If you're lucky you may - but only may - be able to access one or two of the extra features available on an HD DVD. But only if they happen to correspond to the fiddly list of chapter and title numbers that the LG coughs up along the bottom of the screen if you press the menu button. And even then you have no idea which chapter or title number refers to which disc feature, so your choice is simple pot luck. You could, say, easily end up with a ‘making of' documentary when you wanted a photo gallery. Hmm. Suddenly this supposedly cutting-edge machine isn't looking quite so high-tech, is it?
Surely, you'll probably be thinking, this HDi problem can be solved by some kind of future firmware update. But no; LG assures us that no such update is in the offing or, indeed, possible.
With the BH100 letting us down on so many fronts already, it's almost depressingly ironic to find that its video performance is really rather good.
During playback of HD DVD and Blu-ray titles alike, we were consistently struck by the extreme sharpness of pictures, the richness and naturalness of their colour palettes, and the depth of black level on show. All these things show HD off admirably, and immediately conspire to make going back to standard definition DVDs - even ones upscaled reasonably well by the BH100's processing - really hard to stomach.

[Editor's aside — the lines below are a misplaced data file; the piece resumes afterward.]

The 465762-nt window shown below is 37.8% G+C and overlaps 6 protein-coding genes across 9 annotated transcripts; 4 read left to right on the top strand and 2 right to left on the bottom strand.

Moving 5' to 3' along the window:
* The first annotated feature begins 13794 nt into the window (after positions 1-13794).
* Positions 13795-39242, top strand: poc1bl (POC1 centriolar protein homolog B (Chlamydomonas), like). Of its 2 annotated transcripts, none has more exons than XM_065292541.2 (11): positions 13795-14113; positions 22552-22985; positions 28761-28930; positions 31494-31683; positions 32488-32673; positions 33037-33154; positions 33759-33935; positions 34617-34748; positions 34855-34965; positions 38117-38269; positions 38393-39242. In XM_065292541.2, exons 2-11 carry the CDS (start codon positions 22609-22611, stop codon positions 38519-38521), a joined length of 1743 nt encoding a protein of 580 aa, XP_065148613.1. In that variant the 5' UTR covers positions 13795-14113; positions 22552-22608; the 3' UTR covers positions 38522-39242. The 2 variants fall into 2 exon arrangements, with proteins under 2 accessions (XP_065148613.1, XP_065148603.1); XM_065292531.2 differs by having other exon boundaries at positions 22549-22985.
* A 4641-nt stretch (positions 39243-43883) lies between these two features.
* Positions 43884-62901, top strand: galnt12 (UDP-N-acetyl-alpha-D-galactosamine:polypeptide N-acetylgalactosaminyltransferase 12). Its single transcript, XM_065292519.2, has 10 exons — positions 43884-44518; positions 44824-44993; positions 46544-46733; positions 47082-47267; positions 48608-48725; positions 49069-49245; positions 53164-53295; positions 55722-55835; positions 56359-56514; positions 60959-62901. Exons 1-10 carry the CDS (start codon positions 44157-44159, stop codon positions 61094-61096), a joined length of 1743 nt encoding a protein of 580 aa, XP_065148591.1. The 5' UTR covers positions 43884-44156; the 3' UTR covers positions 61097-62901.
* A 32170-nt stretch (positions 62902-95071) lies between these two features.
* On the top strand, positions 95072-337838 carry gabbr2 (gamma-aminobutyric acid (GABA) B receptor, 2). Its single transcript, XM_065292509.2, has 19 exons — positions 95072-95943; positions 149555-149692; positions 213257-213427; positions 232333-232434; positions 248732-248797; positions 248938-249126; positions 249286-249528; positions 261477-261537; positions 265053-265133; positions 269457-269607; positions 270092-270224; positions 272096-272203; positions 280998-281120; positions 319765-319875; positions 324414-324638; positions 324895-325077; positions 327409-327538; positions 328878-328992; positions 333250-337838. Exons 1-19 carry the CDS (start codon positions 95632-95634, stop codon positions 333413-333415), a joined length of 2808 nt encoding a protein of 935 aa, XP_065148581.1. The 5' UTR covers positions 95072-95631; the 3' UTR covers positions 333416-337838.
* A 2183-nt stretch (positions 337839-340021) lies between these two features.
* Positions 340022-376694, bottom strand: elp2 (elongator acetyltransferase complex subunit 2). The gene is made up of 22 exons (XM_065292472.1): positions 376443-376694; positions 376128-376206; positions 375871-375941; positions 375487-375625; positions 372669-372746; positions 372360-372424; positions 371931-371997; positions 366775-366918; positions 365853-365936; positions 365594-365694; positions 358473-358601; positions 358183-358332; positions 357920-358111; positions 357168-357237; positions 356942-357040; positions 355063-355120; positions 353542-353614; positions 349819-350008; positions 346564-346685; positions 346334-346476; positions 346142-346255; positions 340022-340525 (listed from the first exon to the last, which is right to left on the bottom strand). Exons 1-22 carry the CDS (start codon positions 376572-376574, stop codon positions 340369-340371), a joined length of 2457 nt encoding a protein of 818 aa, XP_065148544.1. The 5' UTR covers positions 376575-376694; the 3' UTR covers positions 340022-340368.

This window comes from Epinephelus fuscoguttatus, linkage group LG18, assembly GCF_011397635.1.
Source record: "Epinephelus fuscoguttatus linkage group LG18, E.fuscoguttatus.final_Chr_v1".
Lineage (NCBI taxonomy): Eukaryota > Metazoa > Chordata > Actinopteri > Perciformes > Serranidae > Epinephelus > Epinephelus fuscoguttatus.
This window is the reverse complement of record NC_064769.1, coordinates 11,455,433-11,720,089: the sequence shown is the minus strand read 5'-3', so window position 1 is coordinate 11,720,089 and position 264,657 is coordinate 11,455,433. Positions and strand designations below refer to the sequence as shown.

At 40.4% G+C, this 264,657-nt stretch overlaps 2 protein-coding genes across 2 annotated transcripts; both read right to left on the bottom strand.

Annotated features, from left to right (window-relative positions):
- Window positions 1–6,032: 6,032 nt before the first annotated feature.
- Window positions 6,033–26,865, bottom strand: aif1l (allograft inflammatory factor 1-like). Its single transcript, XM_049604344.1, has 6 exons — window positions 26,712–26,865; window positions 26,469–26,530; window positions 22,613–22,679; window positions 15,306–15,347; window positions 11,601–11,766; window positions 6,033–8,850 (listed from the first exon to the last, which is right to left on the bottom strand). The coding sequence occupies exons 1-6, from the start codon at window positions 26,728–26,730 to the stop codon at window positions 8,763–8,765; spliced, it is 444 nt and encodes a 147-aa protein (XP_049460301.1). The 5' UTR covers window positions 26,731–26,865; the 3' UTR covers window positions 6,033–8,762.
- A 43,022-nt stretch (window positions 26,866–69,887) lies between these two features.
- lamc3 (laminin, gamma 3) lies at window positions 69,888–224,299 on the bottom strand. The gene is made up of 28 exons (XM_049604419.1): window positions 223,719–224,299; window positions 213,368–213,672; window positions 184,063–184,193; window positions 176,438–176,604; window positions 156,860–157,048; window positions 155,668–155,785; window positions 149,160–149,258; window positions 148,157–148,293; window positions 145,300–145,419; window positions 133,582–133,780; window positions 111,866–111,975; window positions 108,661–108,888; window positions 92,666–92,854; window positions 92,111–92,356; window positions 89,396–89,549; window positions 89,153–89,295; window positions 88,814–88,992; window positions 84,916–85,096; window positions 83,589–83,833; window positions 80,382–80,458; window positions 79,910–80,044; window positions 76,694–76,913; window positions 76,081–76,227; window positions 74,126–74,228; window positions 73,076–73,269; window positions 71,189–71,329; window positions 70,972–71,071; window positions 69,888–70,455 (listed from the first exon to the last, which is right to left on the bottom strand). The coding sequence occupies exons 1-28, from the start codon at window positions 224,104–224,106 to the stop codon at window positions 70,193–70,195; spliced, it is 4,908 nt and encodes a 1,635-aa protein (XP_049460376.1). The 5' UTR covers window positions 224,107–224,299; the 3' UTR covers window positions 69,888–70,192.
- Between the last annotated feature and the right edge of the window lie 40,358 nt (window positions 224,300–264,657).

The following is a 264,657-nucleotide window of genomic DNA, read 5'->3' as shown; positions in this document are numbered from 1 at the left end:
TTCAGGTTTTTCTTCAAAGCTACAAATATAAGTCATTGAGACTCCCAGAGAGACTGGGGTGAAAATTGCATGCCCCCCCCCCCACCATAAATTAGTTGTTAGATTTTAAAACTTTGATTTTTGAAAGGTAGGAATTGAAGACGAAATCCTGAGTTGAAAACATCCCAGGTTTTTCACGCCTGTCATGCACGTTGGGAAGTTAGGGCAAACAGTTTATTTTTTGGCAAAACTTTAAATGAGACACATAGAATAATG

Inevitably there are some performance compromises compared with the best of the finest ‘one format only' HD players out there. For instance, pictures look a touch noisier than we know they can, and fast moving objects seem to lose a little resolution at times. We've also heard slightly more precision and dynamism in the presentation of movie soundtracks than the BH100 can deliver.
But there's definitely nothing about the BH100's performance that we wouldn't have been more than happy to live with it - had the deck only delivered on all of its other promises.
We guess it's possible to see a small ray of hope in the BH100. After all, it certainly proves that a combi player can deliver good quality video playback from both next-gen formats.
However, that ray of hope applies to future products only. For as it stands the BH100 feels like a merely half-finished affair that compromises the full potential of both HD formats to far greater a degree than we're willing to accept.